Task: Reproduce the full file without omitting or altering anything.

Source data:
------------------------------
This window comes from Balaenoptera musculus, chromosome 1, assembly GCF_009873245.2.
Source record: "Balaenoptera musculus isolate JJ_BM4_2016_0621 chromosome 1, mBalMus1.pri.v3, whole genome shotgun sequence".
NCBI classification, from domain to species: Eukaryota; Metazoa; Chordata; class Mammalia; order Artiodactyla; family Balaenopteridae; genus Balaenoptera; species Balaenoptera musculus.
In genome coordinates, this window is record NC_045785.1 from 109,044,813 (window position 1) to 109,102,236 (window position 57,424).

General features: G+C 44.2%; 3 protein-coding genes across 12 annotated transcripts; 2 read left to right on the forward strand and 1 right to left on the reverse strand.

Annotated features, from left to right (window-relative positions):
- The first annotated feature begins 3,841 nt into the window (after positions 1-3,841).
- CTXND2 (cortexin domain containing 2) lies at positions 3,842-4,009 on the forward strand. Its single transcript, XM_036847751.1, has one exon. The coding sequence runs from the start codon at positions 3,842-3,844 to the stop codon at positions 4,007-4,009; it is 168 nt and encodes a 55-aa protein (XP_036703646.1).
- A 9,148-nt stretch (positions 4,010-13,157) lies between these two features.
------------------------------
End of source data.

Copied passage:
This window comes from Balaenoptera musculus, chromosome 1, assembly GCF_009873245.2.
Source record: "Balaenoptera musculus isolate JJ_BM4_2016_0621 chromosome 1, mBalMus1.pri.v3, whole genome shotgun sequence".
NCBI classification, from domain to species: Eukaryota; Metazoa; Chordata; class Mammalia; order Artiodactyla; family Balaenopteridae; genus Balaenoptera; species Balaenoptera musculus.
In genome coordinates, this window is record NC_045785.1 from 109,044,813 (window position 1) to 109,102,236 (window position 57,424).

General features: G+C 44.2%; 3 protein-coding genes across 12 annotated transcripts; 2 read left to right on the forward strand and 1 right to left on the reverse strand.

Annotated features, from left to right (window-relative positions):
- The first annotated feature begins 3,841 nt into the window (after positions 1-3,841).
- CTXND2 (cortexin domain containing 2) lies at positions 3,842-4,009 on the forward strand. Its single transcript, XM_036847751.1, has one exon. The coding sequence runs from the start codon at positions 3,842-3,844 to the stop codon at positions 4,007-4,009; it is 168 nt and encodes a 55-aa protein (XP_036703646.1).
- A 9,148-nt stretch (positions 4,010-13,157) lies between these two features.